Prints from four of my #ArttoEndViolence pieces are included in Viral: RK25. The show, opening Saturday, April 9, 2016, features artwork that documents police brutality in the 25 years since Rodney King.
The Durón Gallery Space, SPARC, 685 Venice Blvd. Venice, CA.
On March 9, 2013, Kimani Gray was shot and killed by two plainclothes police officers. Kimani, affectionately called Kiki, was struck by seven bullets, three of which entered through his back. He was heard to cry the words, “don’t let me die.”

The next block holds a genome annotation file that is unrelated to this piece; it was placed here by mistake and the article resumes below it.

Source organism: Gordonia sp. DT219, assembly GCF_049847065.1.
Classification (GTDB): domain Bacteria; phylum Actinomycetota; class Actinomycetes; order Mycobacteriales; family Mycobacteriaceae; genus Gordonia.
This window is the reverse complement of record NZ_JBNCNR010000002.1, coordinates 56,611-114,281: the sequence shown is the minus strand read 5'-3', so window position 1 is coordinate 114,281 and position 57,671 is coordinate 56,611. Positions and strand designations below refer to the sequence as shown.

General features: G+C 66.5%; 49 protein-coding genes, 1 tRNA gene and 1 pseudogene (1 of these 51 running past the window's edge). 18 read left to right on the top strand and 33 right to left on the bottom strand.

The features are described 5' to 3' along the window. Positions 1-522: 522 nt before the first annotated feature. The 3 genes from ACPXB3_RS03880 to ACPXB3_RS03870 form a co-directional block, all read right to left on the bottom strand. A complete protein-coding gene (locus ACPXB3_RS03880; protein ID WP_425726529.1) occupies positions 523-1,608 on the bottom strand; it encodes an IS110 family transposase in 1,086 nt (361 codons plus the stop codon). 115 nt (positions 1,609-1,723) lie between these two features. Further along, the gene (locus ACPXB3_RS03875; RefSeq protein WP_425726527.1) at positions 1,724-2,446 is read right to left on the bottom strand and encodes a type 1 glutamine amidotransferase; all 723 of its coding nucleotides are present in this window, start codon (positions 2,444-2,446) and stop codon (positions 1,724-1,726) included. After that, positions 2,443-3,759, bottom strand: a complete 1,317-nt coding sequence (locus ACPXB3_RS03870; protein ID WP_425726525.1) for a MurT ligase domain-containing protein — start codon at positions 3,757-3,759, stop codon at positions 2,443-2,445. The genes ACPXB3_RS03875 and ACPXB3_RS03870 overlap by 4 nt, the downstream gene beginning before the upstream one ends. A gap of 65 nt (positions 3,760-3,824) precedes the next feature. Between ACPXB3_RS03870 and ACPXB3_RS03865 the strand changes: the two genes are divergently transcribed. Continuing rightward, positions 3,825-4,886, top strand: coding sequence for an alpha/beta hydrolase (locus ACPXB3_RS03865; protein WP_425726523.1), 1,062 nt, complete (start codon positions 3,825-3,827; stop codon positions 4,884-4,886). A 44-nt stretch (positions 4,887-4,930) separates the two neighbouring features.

Controversy surrounding the event led to mini riots in New York neighborhoods and highlighted the growing tension between African American communities and law enforcement in the US.
There is no database for crimes committed by law enforcement against the people. This lack of data echoes Jim Crow, for it is the very function of government to ensure the safety of all its citizens. There is no oversight. The very agencies that may have committed crimes against American communities are solely responsible for the investigation and reporting of such crimes.
No indictment was made after the shooting of Kimani Gray.
He was 16 years old. This occurred in Brooklyn, New York.
Hands up. Don’t shoot.